Valtteri Bottas has recaptured the lead of the championship standings with a flawless drive to victory at the Azerbaijan Grand Prix to claim a record-breaking one-two finish for Mercedes.
The Finn fended off an assault by Lewis Hamilton for his lead after a tardy getaway, but by the third turn he’d dispatched his teammate and won the right to dictate the pace of the race through to the end.
It was Bottas’s second win of the season and the first conversion of pole to victory this year, taking him to one point ahead of Hamilton on the points table.
“It was actually a tough race, even though there wasn’t much happening at the front,” Bottas said. “Obviously Lewis was putting pressure on all the time, I couldn’t do any mistakes.
“It’s incredible as a team the level we’re performing now. I was saying to the guys I’m so proud to be part of it.”
Hamilton completed Mercedes’s fourth consecutive one-two finish, the most dominant start to a season of any constructor in Formula 1 history. The Briton paid tribute to his team, which will start the European leg of the season with a 74-point lead in the teams standings.
“It’s a great result for the team,” he said. “Honestly, this is the best start of a season we’ve ever had.
“Everyone back at the factory has been working non-stop every year to come back more hungry for success. I’m really proud of everyone and proud to be part of it.”
Sebastian Vettel finished a quiet third, unable to challenge either Mercedes despite Ferrari’s pre-race hype and falling to 35 points off the championship lead. The German took heart in the fact he managed to stay close to the leading pair, but he conceded the Scuderia was a way away from where it expected to be so early in the year.
“I think we had some pace to at least go with them,” he said. “It was crucial to get that third.
“Obviously we’re not quite where we want to be, but at this point I think we need to maximize what we can.”
Red Bull Racing’s Max Verstappen finished fourth, the Dutchman unable to make an impression on the two front-running teams in pursuit of his first place on the rostrum since the first round in Australia.
Though a battle for the podium failed to materialize, with the top three finishing in qualifying order, there was substantial intrigue about the effect Charles Leclerc could have on the composition of the podium. The Ferrari driver crashed out of qualifying and started eighth but with the benefit of starting on the more durable medium compound, and although he dropped two places at the start, he made ferocious progress to catch up to the leaders by Lap 10.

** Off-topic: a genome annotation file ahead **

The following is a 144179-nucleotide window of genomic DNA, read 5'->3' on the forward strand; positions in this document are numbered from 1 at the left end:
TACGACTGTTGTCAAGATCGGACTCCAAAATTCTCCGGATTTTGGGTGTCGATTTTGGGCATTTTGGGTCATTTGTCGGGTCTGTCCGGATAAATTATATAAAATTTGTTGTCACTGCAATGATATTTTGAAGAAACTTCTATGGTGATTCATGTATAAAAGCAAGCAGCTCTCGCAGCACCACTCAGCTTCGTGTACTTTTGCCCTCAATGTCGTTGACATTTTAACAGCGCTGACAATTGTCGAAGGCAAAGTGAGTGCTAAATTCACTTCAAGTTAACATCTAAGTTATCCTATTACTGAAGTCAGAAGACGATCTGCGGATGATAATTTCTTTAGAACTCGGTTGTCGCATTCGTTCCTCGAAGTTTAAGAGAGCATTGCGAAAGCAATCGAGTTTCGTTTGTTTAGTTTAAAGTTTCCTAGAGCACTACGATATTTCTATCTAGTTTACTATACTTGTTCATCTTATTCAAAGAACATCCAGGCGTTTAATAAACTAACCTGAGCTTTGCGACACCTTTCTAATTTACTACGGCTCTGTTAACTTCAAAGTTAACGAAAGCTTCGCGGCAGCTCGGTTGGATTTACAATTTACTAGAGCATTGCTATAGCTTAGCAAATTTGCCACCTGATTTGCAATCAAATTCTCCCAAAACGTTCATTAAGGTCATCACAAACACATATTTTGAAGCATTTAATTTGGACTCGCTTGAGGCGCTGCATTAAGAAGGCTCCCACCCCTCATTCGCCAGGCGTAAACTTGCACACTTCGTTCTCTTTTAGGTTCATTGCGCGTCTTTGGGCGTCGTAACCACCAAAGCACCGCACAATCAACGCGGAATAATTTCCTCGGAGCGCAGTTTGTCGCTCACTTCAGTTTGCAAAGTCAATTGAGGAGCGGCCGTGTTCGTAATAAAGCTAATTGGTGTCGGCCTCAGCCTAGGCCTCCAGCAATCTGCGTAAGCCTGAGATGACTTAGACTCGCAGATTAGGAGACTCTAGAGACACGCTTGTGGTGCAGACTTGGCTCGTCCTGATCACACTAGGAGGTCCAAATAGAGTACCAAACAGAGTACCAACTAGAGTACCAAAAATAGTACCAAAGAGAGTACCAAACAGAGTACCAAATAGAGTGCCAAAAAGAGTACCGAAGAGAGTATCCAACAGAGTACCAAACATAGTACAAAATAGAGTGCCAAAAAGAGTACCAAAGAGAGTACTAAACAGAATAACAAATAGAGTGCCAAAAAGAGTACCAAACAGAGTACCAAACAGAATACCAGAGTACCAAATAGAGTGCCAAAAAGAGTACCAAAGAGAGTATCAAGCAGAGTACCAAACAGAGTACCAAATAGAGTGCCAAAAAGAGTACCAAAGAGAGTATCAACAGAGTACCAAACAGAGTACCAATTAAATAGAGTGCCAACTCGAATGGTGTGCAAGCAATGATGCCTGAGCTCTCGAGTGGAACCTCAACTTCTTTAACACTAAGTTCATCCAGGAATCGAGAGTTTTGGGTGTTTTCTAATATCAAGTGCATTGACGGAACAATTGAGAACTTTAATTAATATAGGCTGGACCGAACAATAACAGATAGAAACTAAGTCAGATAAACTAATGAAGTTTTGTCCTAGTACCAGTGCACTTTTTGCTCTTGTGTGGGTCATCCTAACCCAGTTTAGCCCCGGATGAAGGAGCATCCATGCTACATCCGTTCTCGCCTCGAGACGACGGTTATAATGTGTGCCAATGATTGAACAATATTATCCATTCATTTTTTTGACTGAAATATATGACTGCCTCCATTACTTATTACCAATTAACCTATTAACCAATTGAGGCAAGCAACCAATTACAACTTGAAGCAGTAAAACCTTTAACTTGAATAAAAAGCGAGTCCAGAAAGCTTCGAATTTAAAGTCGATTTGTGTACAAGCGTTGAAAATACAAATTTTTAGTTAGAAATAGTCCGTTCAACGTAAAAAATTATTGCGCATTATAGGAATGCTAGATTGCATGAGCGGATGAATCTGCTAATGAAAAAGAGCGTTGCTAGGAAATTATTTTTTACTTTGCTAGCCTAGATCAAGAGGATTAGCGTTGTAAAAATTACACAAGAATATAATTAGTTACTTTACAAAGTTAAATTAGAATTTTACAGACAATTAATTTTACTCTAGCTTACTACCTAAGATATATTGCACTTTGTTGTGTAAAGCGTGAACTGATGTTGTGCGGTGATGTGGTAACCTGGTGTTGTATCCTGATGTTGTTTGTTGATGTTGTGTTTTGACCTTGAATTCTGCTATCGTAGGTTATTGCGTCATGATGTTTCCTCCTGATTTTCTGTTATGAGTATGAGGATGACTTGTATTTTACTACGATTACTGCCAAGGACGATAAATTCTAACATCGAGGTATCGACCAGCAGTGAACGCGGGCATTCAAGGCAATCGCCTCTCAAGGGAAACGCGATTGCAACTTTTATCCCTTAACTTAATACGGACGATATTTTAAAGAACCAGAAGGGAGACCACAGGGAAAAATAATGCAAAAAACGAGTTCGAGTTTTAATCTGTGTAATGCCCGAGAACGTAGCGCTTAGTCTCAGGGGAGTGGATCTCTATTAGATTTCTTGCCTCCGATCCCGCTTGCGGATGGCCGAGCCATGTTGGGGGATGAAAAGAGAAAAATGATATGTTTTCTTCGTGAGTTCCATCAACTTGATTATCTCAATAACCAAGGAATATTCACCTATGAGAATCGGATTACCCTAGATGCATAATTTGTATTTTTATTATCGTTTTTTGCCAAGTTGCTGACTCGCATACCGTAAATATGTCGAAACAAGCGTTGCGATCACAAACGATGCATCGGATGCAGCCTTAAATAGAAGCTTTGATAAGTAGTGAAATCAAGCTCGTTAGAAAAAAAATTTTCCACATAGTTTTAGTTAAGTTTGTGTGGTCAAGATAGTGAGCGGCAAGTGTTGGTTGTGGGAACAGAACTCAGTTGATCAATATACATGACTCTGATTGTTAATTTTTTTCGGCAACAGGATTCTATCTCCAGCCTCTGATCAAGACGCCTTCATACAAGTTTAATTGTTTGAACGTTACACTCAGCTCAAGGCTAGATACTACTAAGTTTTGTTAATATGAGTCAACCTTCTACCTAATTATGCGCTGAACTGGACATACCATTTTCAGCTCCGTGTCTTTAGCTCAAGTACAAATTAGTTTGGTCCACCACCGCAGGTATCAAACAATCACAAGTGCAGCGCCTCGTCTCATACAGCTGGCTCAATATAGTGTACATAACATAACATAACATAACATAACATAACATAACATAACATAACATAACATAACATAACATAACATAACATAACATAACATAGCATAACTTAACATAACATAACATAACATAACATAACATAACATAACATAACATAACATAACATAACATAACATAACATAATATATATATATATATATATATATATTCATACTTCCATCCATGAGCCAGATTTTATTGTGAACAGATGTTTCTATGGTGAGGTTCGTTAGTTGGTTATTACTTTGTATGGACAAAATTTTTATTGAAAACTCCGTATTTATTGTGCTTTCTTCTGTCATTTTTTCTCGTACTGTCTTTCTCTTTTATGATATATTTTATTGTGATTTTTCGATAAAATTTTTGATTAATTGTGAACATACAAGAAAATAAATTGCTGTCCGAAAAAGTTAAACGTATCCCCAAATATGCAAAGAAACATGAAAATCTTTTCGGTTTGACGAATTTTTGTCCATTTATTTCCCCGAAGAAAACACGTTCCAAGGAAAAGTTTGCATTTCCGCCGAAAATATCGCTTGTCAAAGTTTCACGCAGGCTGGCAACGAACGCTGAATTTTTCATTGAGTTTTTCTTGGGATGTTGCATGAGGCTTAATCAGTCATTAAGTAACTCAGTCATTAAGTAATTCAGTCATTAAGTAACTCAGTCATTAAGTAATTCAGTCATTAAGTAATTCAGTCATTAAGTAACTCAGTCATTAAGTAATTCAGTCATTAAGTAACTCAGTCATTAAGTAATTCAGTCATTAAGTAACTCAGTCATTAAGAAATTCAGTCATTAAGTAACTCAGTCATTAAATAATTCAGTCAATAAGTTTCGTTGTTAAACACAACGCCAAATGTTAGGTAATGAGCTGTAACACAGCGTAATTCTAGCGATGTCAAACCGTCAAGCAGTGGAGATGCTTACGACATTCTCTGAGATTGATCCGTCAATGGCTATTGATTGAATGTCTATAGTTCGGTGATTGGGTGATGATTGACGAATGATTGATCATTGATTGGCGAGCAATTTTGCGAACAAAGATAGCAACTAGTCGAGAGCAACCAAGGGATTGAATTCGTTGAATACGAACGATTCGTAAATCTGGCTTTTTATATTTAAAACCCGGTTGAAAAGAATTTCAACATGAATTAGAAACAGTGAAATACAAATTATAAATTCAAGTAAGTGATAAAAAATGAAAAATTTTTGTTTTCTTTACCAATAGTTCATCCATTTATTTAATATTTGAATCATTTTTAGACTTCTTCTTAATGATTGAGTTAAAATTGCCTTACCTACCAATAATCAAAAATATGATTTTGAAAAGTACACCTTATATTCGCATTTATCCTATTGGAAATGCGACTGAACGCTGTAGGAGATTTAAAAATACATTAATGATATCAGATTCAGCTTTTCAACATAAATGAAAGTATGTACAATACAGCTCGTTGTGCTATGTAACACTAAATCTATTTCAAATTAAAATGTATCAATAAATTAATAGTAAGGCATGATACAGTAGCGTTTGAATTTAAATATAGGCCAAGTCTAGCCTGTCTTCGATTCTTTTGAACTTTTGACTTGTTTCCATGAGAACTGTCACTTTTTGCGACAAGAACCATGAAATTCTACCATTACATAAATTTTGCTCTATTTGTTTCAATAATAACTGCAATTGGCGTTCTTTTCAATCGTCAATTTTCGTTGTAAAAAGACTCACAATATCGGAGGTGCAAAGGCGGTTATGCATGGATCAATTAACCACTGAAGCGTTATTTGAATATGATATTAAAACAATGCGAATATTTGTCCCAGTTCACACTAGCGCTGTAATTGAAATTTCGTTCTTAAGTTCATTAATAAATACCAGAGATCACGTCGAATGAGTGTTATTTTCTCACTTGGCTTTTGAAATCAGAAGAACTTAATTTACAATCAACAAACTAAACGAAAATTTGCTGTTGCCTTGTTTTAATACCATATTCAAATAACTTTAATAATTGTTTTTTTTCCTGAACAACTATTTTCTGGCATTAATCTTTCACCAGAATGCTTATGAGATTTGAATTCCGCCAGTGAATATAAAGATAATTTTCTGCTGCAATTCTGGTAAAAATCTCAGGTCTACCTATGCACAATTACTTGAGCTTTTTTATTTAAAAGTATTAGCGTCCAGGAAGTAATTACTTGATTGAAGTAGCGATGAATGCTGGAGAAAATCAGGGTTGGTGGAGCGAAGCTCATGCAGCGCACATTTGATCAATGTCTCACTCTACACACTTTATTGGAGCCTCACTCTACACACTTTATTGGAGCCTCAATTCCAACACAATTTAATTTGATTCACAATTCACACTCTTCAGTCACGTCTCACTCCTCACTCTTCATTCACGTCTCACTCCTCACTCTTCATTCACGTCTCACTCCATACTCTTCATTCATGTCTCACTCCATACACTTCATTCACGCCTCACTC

Only Bottas, Hamilton and Sebastian Vettel remained ahead, but by now it had become clear to the grid that the soft tire was badly suited to the warm, sunny conditions early in the race. Sebastian was hauled into the pits for a switch the medium rubber at the end of Lap 11, with leader Bottas and second-place Hamilton doing likewise on the following two tours and Max Verstappen stopping on Lap 14.
Leclerc was left to lead the race with a 13.6s advantage, but he was unable to stretch any further into the lead without risking prematurely burning through his tires, and by Lap 32 he was under attack by the Mercedes pair.
His tires now thoroughly worn, Leclerc was easy meat. Bottas, Hamilton and Vettel each cruised past on Laps 32 and 34 to resume their podium places. Ferrari had no choice but to pit the 21-year-old at the end of Lap 34, but he exited the pits in sixth and more than 27 seconds off the lead. He got past Pierre Gasly on Lap 36, but there was no more progress to be made. His only consolation was a late second stop for new soft-compound tires, enabling him to set the fastest lap and take the race’s bonus point.
Sergio Perez finished sixth at the head of the midfield, effectively holding down his qualifying position. He came under mid-race pressure from McLaren’s Lando Norris, but the Briton made a late-race pit stop for soft tires and dropped to eighth, allowing his teammate, Carlos Sainz to take home the points for seventh.
Lance Stroll finished ninth for Racing Point, while Kimi Raikkonen completed a pit lane-to-point drive to finish 10th in his Alfa Romeo.
The Azerbaijan Grand Prix didn’t live up to the chaos of practice and qualifying, with the race largely free of any unusual incidents. Only four retirements were recorded, two of which were Daniil Kvyat and Daniel Ricciardo, who sustained damage in a bizarre backwards crash in the turn-two run-off zone.
Ricciardo outbraked himself and had to dive into the escape zone, forcing Kvyat, who was on his outside, to do likewise. The Australian then accidentally reversed into him as he attempted to rejoin the race, causing both terminal damage in an embarrassing footnote in Renault’s poor weekend.
Pierre Gasly and Romain Grosjean also failed to finish, both due to technical problems.